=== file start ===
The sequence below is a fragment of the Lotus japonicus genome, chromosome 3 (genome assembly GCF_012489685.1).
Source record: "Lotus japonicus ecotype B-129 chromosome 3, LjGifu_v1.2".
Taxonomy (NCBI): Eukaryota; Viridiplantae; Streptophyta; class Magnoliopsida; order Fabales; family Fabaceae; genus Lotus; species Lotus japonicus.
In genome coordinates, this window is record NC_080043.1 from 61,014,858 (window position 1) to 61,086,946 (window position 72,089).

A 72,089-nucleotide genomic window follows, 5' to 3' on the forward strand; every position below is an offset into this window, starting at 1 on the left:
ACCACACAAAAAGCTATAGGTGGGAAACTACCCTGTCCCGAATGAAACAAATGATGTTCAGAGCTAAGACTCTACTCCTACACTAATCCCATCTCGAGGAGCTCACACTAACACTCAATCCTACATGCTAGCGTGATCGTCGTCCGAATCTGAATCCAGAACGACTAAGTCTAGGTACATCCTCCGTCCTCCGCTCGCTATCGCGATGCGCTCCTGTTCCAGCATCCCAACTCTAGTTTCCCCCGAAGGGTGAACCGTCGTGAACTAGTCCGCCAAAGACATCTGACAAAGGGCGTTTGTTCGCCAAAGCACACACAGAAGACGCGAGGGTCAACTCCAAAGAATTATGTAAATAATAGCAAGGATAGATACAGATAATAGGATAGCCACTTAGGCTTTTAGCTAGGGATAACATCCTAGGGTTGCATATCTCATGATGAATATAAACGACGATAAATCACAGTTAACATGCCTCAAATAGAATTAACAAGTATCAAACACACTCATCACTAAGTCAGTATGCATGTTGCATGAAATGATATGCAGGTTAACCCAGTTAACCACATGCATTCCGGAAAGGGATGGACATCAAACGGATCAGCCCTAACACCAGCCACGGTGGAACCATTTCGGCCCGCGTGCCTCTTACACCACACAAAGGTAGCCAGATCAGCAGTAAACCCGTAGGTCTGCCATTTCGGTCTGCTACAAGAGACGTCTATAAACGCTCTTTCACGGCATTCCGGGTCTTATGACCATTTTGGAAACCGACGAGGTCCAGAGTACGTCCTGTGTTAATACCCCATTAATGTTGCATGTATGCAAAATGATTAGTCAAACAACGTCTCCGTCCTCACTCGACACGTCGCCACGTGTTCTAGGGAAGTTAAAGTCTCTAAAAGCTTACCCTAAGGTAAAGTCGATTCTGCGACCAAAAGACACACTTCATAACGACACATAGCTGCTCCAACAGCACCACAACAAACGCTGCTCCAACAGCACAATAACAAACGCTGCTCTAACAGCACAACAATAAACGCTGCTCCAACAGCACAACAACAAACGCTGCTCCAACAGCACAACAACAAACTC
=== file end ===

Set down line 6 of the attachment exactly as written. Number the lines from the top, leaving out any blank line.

ACCACACAAAAAGCTATAGGTGGGAAACTACCCTGTCCCGAATGAAACAAATGATGTTCAGAGCTAAGACTCTACTCCTACACTAATCCCATCTCGAGGAGCTCACACTAACACTCAATCCTACATGCTAGCGTGATCGTCGTCCGAATCTGAATCCAGAACGACTAAGTCTAGGTACATCCTCCGTCCTCCGCTCGCTATCGCGATGCGCTCCTGTTCCAGCATCCCAACTCTAGTTTCCCCCGAAGGGTGAACCGTCGTGAACTAGTCCGCCAAAGACATCTGACAAAGGGCGTTTGTTCGCCAAAGCACACACAGAAGACGCGAGGGTCAACTCCAAAGAATTATGTAAATAATAGCAAGGATAGATACAGATAATAGGATAGCCACTTAGGCTTTTAGCTAGGGATAACATCCTAGGGTTGCATATCTCATGATGAATATAAACGACGATAAATCACAGTTAACATGCCTCAAATAGAATTAACAAGTATCAAACACACTCATCACTAAGTCAGTATGCATGTTGCATGAAATGATATGCAGGTTAACCCAGTTAACCACATGCATTCCGGAAAGGGATGGACATCAAACGGATCAGCCCTAACACCAGCCACGGTGGAACCATTTCGGCCCGCGTGCCTCTTACACCACACAAAGGTAGCCAGATCAGCAGTAAACCCGTAGGTCTGCCATTTCGGTCTGCTACAAGAGACGTCTATAAACGCTCTTTCACGGCATTCCGGGTCTTATGACCATTTTGGAAACCGACGAGGTCCAGAGTACGTCCTGTGTTAATACCCCATTAATGTTGCATGTATGCAAAATGATTAGTCAAACAACGTCTCCGTCCTCACTCGACACGTCGCCACGTGTTCTAGGGAAGTTAAAGTCTCTAAAAGCTTACCCTAAGGTAAAGTCGATTCTGCGACCAAAAGACACACTTCATAACGACACATAGCTGCTCCAACAGCACCACAACAAACGCTGCTCCAACAGCACAATAACAAACGCTGCTCTAACAGCACAACAATAAACGCTGCTCCAACAGCACAACAACAAACGCTGCTCCAACAGCACAACAACAAACTC